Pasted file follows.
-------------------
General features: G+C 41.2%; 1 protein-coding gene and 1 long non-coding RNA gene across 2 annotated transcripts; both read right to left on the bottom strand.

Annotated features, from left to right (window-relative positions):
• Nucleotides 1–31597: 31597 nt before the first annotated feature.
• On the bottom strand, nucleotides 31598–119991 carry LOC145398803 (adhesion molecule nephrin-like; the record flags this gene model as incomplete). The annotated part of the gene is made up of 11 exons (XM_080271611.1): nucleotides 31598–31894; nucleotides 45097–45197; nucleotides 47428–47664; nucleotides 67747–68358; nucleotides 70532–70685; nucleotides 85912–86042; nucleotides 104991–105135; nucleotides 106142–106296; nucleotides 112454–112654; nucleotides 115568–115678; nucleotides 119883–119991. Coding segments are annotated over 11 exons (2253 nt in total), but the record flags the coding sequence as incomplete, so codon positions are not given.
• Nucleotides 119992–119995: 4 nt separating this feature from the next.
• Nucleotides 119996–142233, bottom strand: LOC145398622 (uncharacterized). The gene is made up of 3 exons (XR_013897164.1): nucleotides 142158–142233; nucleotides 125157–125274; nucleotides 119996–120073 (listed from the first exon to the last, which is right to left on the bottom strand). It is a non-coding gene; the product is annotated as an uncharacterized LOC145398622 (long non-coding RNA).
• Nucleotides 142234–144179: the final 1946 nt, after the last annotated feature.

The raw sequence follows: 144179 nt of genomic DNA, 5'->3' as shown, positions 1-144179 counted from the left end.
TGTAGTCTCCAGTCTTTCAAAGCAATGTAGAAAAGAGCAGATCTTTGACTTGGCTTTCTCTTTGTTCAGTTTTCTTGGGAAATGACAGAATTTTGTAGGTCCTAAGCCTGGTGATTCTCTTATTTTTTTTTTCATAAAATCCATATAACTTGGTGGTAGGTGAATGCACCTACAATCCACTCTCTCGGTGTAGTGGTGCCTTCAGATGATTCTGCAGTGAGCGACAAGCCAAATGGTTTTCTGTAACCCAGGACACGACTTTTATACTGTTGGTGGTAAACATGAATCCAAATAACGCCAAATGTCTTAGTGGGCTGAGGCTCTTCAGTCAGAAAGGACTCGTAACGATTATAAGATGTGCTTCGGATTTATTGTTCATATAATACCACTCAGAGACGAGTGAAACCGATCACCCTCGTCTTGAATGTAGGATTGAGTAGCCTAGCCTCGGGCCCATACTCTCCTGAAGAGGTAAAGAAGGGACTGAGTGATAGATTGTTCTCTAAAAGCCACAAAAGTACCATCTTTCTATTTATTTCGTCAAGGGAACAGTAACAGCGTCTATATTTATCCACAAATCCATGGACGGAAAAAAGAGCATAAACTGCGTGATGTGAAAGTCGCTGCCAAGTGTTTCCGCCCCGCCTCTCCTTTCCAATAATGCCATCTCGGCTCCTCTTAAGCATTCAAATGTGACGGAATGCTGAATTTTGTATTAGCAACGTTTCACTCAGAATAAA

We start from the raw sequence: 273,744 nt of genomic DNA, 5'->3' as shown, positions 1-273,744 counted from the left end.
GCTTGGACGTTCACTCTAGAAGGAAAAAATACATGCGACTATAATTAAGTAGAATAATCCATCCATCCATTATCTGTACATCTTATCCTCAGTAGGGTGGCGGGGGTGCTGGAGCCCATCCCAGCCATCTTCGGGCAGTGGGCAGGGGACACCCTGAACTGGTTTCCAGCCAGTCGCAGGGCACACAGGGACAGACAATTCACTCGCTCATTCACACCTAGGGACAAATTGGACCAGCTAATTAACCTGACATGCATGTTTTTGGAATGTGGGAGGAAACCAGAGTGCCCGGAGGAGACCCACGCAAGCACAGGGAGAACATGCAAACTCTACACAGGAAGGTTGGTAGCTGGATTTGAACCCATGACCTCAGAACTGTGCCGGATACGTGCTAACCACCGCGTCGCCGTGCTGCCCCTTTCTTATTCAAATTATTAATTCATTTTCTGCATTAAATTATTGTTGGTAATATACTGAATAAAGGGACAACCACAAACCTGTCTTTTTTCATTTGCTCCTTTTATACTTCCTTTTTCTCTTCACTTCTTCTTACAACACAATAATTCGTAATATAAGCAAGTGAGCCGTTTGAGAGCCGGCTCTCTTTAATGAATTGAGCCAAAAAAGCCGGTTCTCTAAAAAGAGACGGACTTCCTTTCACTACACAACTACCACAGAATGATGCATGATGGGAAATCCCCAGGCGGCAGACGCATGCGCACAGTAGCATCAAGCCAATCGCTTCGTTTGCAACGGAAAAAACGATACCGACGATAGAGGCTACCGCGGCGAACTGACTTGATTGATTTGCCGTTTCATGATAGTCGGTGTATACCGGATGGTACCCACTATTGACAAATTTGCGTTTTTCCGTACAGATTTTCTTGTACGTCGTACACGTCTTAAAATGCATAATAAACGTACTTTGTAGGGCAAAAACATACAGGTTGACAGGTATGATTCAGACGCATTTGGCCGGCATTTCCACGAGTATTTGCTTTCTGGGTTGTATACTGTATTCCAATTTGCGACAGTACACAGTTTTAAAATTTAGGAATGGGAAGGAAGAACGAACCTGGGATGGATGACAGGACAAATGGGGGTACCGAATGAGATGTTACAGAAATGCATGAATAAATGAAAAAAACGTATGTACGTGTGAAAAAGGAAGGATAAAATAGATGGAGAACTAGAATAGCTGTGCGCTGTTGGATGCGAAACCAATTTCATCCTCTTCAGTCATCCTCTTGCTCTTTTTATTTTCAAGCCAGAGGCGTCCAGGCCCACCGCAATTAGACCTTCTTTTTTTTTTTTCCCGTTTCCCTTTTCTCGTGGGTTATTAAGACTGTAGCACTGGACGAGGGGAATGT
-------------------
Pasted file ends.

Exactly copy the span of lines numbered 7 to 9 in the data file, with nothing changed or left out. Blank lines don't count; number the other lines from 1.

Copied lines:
• Nucleotides 142234–144179: the final 1946 nt, after the last annotated feature.

The raw sequence follows: 144179 nt of genomic DNA, 5'->3' as shown, positions 1-144179 counted from the left end.
TGTAGTCTCCAGTCTTTCAAAGCAATGTAGAAAAGAGCAGATCTTTGACTTGGCTTTCTCTTTGTTCAGTTTTCTTGGGAAATGACAGAATTTTGTAGGTCCTAAGCCTGGTGATTCTCTTATTTTTTTTTTCATAAAATCCATATAACTTGGTGGTAGGTGAATGCACCTACAATCCACTCTCTCGGTGTAGTGGTGCCTTCAGATGATTCTGCAGTGAGCGACAAGCCAAATGGTTTTCTGTAACCCAGGACACGACTTTTATACTGTTGGTGGTAAACATGAATCCAAATAACGCCAAATGTCTTAGTGGGCTGAGGCTCTTCAGTCAGAAAGGACTCGTAACGATTATAAGATGTGCTTCGGATTTATTGTTCATATAATACCACTCAGAGACGAGTGAAACCGATCACCCTCGTCTTGAATGTAGGATTGAGTAGCCTAGCCTCGGGCCCATACTCTCCTGAAGAGGTAAAGAAGGGACTGAGTGATAGATTGTTCTCTAAAAGCCACAAAAGTACCATCTTTCTATTTATTTCGTCAAGGGAACAGTAACAGCGTCTATATTTATCCACAAATCCATGGACGGAAAAAAGAGCATAAACTGCGTGATGTGAAAGTCGCTGCCAAGTGTTTCCGCCCCGCCTCTCCTTTCCAATAATGCCATCTCGGCTCCTCTTAAGCATTCAAATGTGACGGAATGCTGAATTTTGTATTAGCAACGTTTCACTCAGAATAAA